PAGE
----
Report: New test for breast cancer

Aug 03, 2006

An international research group led by Professor Jasminka Godovac-Zimmermann, UCL Medicine, has developed an ultra-sensitive blood test for breast cancer that could help to detect cancer at a very early stage and improve screening for the disease in younger women, for whom mammography is less sensitive.

The group, which also included scientists from the University of Pennsylvania, the University of Pittsburgh and BioTraces, Inc, a company based in Herndon, Virginia, developed an immunoassay that was 200–1,000 times more sensitive than existing tests, according to their report in the latest issue of the American Chemical Society’s Journal of Proteome Research.

In ‘High-sensitivity blood-based detection of breast cancer by multi-photon detection diagnostic proteomics’, the group gives details of tests on 250 breast cancer patients and 95 controls. The results showed that the test had sensitivity and specificity of about 95 per cent. This high figure is an important consideration in determining the false-positive and false-negative results of a diagnostic test.

Breast cancer originates in epithelial (surface) cells, and the researchers cited pilot studies suggesting that the test could also work for other epithelial cancers, such as prostate cancer, ovarian cancer and melanoma.

Professor Godovac-Zimmermann said: “Our pilot studies show that using blood samples, breast cancer and several other types of epithelial cancers can be detected with much better sensitivity and specificity. This may allow new, less intrusive, safer and much less expensive approaches for the early diagnosis of cancer, for distinguishing malignant and benign cancers, and for monitoring cancer therapy.”

Source: University College London

Explore further: Fun and games make for better learners

add to favorites email to friend print save as pdf

Related Stories

Driving cancer cells to suicide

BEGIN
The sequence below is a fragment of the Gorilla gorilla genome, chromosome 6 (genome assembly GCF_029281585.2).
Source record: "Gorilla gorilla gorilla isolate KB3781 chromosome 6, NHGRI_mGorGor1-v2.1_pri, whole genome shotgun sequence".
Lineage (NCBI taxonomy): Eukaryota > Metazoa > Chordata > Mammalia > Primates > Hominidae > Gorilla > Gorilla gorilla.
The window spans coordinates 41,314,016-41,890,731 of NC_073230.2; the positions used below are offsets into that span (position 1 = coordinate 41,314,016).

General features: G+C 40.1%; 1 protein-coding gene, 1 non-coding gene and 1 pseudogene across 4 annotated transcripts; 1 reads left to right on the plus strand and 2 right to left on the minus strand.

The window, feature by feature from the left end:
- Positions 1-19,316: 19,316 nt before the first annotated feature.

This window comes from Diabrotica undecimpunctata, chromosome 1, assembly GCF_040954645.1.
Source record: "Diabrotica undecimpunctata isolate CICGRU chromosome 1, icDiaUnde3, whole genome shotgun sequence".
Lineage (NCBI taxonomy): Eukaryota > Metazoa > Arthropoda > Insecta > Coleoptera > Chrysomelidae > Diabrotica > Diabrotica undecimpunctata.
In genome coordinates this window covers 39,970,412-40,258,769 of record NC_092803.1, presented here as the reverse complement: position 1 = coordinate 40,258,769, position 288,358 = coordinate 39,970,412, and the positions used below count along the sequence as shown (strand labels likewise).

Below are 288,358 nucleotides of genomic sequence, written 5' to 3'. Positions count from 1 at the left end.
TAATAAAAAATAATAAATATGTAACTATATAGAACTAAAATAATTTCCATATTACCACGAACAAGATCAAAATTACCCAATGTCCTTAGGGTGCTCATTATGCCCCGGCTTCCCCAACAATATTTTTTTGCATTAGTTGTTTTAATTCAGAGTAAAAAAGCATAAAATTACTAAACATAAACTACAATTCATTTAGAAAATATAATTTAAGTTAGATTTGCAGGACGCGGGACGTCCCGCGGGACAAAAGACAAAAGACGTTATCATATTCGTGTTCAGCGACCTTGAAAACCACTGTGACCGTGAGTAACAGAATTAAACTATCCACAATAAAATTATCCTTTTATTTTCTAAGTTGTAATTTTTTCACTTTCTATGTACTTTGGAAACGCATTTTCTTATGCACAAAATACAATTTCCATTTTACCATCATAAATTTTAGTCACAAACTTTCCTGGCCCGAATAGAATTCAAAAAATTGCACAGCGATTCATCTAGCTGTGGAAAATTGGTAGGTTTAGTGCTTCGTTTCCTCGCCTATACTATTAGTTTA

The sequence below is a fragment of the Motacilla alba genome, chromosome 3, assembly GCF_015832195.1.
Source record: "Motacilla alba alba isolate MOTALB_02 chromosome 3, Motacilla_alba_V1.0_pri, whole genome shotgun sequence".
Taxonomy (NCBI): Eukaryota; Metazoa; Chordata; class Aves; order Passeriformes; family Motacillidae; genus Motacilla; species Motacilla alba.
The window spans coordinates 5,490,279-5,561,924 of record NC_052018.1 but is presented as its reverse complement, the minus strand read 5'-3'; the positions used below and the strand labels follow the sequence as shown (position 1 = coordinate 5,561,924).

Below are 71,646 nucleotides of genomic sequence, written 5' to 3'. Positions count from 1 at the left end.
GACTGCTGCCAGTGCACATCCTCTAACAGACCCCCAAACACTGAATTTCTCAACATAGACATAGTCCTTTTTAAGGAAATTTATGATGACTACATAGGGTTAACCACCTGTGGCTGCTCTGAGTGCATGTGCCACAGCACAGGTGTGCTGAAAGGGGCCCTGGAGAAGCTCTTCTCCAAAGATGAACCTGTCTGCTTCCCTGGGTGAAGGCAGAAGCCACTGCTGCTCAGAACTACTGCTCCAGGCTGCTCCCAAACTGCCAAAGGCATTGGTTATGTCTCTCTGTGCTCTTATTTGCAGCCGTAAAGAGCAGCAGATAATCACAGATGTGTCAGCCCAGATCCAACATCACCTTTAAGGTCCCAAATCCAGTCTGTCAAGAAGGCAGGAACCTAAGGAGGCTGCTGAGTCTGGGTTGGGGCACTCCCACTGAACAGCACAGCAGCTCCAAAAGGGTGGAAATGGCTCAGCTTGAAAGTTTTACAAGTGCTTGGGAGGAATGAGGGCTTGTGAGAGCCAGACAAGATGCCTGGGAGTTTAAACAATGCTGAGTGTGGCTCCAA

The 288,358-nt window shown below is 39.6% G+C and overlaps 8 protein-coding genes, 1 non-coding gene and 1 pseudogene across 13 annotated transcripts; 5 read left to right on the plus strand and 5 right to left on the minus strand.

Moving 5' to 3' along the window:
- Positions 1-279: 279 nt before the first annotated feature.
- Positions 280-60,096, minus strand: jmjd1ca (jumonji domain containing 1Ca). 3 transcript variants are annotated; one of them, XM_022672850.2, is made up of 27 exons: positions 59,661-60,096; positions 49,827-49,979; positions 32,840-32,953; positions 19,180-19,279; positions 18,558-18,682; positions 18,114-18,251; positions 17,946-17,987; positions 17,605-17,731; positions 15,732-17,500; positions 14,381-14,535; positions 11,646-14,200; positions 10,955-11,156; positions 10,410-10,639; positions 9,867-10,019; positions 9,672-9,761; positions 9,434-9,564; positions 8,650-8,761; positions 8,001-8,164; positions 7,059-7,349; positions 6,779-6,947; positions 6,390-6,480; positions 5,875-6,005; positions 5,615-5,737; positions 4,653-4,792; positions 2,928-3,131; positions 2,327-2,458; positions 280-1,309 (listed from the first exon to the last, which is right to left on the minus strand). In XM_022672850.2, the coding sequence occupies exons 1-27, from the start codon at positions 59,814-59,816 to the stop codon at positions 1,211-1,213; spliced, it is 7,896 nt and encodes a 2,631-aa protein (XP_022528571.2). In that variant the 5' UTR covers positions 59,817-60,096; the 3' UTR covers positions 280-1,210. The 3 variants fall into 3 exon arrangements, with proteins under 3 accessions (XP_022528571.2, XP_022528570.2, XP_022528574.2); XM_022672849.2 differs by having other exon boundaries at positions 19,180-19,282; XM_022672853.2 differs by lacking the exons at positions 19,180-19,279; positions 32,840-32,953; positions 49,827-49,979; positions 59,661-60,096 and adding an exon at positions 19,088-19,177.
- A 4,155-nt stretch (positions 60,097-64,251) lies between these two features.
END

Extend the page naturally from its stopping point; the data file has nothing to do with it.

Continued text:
Sep 30, 2014

Ludwig Maximilian University of Munich researchers report that a new class of chemical compounds makes cancer cells more sensitive to chemotherapeutic drugs. They have also pinpointed the relevant target ...

Chemists recruit anthrax to deliver cancer drugs

Sep 25, 2014

Bacillus anthracis bacteria have very efficient machinery for injecting toxic proteins into cells, leading to the potentially deadly infection known as anthrax. A team of MIT researchers has now hijacked ...

New chip promising for tumor-targeting research

Sep 22, 2014

(Phys.org) —Researchers have developed a chip capable of simulating a tumor's "microenvironment" and plan to use the new system to test the effectiveness of nanoparticles and drugs that target cancer.

Recommended for you

Are my muscular dystrophy drugs working?

23 minutes ago

People with muscular dystrophy could one day assess the effectiveness of their medication with the help of a smartphone-linked device, a new study in mice suggests. The study used a new method to process ...

Fun and games make for better learners

4 hours ago

Four minutes of physical activity can improve behaviour in the classroom for primary school students, according to new research by Brendon Gurd.

User comments : 0

Please sign in to add a comment. Registration is free, and takes less than a minute. Read more

Click here to reset your password.
Sign in to get notified via email when new comments are made.